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The Conflict for Malta, 1798 – 1802

The Conflict for Malta, 1798 – 1802

By Dale Pappas

The Knights of St. John in Malta and Tsar Paul I

The Order of St. John of Jerusalem was established in roughly 1070 to protect Christians in the Holy Land.  The Knights Hospitallers, as they are known, moved to the island of Cyprus in 1291 and later Rhodes in 1309.  The hospitallers were once mounted knights, but turned to the sea when they arrived in the island of Rhodes.[1]  However, after repeated attacks, Rhodes fell to the Ottomans.  The knights found a more permanent home in 1530 when the Holy Roman emperor, Charles V, bestowed the southern Mediterranean island of Malta to the Order.[2]  The knights’ maritime prowess led to a period of economic prosperity.  Thirty-five years later, the knights repulsed invading Turkish forces in what would become known as the Great Siege of Malta.  The island emerged as a well-fortified stronghold which would remain in the hands of the knights until the French invasion in 1798.

The power of the knights had declined significantly by the dawn of the eighteenth century.  The majority of the members by this time were French, although there were also Spanish, Portuguese, Italian, German, and Anglo-Bavarian knights under the leadership of a Grand Master.  The final Grand Master of Malta, Ferdinand von Hompesch was elected in 1797.[3]  Unfortunately for Grand Master von Hompesch, the Order was in a difficult situation when he took his post.  During the French Revolution in 1792, the Order’s property in France was confiscated by the revolutionary government, which caused financial trouble for the knights.[4]  The Maltese people also became weary of the Order’s rule of the island.  Desperate for assistance, the knights looked to the Russian empire and the tsar, Paul I.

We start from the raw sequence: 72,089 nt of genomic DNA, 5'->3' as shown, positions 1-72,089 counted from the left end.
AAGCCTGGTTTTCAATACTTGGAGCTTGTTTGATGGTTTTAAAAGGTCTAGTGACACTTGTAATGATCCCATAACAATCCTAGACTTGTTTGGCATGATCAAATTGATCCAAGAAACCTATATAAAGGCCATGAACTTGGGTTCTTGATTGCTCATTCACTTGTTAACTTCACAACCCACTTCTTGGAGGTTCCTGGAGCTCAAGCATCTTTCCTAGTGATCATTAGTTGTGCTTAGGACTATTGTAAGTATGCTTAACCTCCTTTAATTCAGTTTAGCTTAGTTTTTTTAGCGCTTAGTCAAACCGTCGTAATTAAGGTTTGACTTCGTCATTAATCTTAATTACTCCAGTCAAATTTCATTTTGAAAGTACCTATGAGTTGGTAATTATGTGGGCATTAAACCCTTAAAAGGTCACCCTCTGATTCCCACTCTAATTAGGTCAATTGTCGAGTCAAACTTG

While Grand Duke, Tsar Paul I had developed an interest in the Catholic Church and also the Order of St. John.  He was greatly intrigued by the knights and entertained the idea of becoming the Grand Master himself.  Fortunately for Paul, the Order and Russia enjoyed improved relations from 1796.  On 10 December 1797 the Russian Tsar became “Protector of the Order of Malta .”[5]  The Tsar would later be awarded the title of Grand Master.  In the end, the knights’ decision to accept the Tsar’s patronage ended badly for both sides.  The French used the Russian alliance as cause to invade Malta and end the Order’s tenure on the island.  Tsar Paul’s unstable and often confusing foreign policy contributed to his downfall and murder in 1801.

The French Period 1798 – 1800

Napoleon devised an expedition to seize Egypt from a weakened Ottoman empire and also threaten Britain ’s hold on India .  The French foreign minister, Talleyrand, supported the idea of a Middle Eastern campaign, which began in the spring of 1798.  Napoleon decided to send spies to Malta to report the condition of the knights.  Reports from these spies led Napoleon to reason that the knights would not put up a great resistance in the event of an attack.  The French also realized Malta ’s strategic importance, as it made for an ideal post in which to conduct operations against the British navy in the Mediterranean.